Be very wary of using hyphens in your domain name.
At one time, hyphens in a domain name wouldn't hurt you, and it opened up options if the unhyphenated URL you wanted was already taken. When the perfect unhyphenated URL was taken, you could simply add a hyphen between words and voila, you had your (almost) perfect domain name available to register.
Today, there is some evidence that too many hyphens in a domain name could hurt the site's search engine rankings. Also, hyphens are hard to communicate when you want to verbally tell someone your URL, and with more people surfing on smaller mobile devices, the hyphen becomes quite irritating to have to type. So make every effort to avoid hyphens.
It used to be important to try to include a keyword or keyword phrase relevant to your site's topic in the domain name. That factor is becoming less and less important.
If you can include a single word that helps customers know what your site is about (i.e. soap if you make handmade soap, jewelry if you make handmade jewelry, etc.), plus a branding word (such as your company name), it may help, but don't sacrifice a short, memorable domain name in order to stuff in a bunch of keywords.
At this point, there are enough URLs that have been purchased, built into a website, promoted, abandoned and made available again for sale that you need to be wary of a domain name's history before you commit to using it.
Why does it matter if a URL has been used in the past? Because you need to be sure you aren't using a previously used URL that might have earned a bad reputation with the search engines. You don't want that bad reputation to follow your site around and drag down your online business.
For example, bad links to your site can hurt your rankings. So, if the person who previously owned the URL you are considering built all kinds of bad links to that URL, those links might still exist, and they might end up hurting your site even though you had nothing to do with building them!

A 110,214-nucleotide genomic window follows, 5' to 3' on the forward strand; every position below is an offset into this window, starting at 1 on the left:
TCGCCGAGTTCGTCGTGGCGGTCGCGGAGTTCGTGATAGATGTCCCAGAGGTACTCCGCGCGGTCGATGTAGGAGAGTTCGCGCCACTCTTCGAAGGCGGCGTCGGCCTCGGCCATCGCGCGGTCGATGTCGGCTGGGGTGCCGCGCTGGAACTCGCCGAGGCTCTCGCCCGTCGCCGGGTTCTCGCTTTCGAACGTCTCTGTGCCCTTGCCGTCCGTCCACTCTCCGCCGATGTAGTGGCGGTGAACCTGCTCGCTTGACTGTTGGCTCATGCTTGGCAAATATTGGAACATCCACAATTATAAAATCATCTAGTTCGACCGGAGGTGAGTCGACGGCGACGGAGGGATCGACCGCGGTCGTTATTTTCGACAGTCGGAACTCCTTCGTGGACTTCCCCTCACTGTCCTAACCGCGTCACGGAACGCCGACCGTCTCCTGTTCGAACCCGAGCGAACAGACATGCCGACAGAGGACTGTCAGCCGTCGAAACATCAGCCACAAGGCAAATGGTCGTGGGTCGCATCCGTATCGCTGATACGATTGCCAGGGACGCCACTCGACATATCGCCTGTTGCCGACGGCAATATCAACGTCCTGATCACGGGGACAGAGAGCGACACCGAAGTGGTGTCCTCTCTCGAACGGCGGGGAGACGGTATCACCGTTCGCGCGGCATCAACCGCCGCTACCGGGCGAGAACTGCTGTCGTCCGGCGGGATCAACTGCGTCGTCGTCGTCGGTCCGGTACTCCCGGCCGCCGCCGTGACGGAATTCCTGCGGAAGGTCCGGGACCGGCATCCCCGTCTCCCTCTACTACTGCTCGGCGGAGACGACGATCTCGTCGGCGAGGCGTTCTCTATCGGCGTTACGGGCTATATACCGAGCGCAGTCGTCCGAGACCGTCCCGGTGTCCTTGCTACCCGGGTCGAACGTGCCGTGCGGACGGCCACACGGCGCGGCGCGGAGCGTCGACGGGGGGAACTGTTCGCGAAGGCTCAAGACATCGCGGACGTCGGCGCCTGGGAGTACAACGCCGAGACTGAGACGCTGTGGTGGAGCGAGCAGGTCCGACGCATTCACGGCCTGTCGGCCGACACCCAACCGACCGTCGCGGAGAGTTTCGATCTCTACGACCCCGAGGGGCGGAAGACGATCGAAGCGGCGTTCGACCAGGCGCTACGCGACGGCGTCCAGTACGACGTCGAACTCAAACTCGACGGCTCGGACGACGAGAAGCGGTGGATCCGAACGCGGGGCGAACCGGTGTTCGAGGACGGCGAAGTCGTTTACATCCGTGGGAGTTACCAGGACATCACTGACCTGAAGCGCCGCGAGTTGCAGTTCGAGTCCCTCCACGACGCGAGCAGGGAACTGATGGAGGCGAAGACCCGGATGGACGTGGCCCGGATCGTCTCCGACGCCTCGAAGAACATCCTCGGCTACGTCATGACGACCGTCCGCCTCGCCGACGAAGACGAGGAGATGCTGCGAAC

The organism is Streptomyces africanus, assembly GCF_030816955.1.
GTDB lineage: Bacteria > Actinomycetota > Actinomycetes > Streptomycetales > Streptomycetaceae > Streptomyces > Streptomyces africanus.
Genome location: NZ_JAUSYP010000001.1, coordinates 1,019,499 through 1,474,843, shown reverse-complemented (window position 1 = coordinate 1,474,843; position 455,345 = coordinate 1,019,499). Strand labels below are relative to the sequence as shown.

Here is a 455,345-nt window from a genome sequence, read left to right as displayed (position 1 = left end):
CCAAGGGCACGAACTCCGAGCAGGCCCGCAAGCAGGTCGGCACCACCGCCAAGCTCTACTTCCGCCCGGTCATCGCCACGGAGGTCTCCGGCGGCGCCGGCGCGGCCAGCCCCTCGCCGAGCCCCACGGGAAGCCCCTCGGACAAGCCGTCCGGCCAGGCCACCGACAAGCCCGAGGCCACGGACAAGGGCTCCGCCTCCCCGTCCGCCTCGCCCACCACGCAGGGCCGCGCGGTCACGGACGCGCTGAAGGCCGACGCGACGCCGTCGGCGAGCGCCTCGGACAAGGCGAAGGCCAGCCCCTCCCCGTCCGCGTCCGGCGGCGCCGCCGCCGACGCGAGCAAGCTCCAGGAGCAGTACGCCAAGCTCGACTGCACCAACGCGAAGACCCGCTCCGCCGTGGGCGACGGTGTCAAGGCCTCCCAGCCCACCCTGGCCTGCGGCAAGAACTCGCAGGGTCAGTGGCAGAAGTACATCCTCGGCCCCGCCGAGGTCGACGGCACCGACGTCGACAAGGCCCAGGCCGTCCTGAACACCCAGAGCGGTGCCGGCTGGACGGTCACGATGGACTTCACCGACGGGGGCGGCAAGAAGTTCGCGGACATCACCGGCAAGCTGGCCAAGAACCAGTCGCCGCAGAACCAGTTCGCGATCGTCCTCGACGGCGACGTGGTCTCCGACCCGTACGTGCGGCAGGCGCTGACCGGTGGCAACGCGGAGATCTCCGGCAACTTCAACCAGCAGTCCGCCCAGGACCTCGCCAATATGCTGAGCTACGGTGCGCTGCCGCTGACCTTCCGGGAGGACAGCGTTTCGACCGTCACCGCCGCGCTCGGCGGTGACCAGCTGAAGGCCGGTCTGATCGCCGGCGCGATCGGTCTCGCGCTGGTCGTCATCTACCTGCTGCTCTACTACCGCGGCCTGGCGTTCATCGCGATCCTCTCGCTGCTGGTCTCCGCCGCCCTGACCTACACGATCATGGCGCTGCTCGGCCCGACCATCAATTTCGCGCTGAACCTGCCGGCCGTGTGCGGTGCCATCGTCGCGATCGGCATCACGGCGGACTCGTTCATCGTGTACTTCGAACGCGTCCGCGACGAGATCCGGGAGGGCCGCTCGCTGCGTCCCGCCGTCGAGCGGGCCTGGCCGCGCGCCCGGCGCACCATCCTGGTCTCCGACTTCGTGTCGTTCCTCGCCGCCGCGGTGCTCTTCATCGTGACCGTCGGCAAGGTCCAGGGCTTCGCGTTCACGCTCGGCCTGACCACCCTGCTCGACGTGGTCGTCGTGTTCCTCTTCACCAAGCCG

You can look up the URL you're thinking about using on archive.org to see if there's a history of any pages built under that domain. If pages have been built in the past, you'll know it's not a brand new domain.
You can also use the site ahrefs.com to find out if there are any links from other sites already pointing to that URL. If you find your domain name has been used in the past and does have links pointing to it already, tread very carefully. There could be hidden problems created by the previous owner that may end up hurting your site.
Be wary of "domain name front running" when you check to see if a domain name is available.
Domain name front running is the practice of monitoring people's searches for URL availability, and then registering that URL before the person who searched for it has a chance to register it. I have never experienced this terrible scheme, and I don't personally know of anyone who has experienced it, but I have read a few stories about it happening.
I can't comment on how common this practice is (or even if it still happens) or who does it, but I am wary of it any time I'm researching domain names.
When I want to check if a URL is available, I avoid typing that URL into just any random URL checking site. I'm careful to use a site that I trust and has a good track record. I have always used betterwhois.com to check whether a site is registered or not, and I have personally never encountered a problem with this site.
As soon as you've decided on a domain name, register it before you mention to anyone!
Even if you're deciding between a couple of domain names, register both of them just to protect them while you're deciding which to use.
When I made the change from this site's old domain name, I found 4 URLs I liked before I was ready to make a final decision. I registered them all just to keep each option open. It costs about $10 to register a URL for a year, and, in my opinion, it was money well spent.
Once you've registered your domain, protect it.
Be aware of the renewal options you've selected. You can register your domain for one year or several years, and you can choose automatic or manual renewal. If you chose manual renewal, be sure to renew before your registration expires, and if you choose automatic renewal, do ensure you maintain an active credit card on your account so there's no problem with the automatic renewal.
Domain name registrars are very good about emailing reminders that you need to renew a domain, so ensure emails from the company you use to register your domain are coming through and not getting filtered into your spam folder.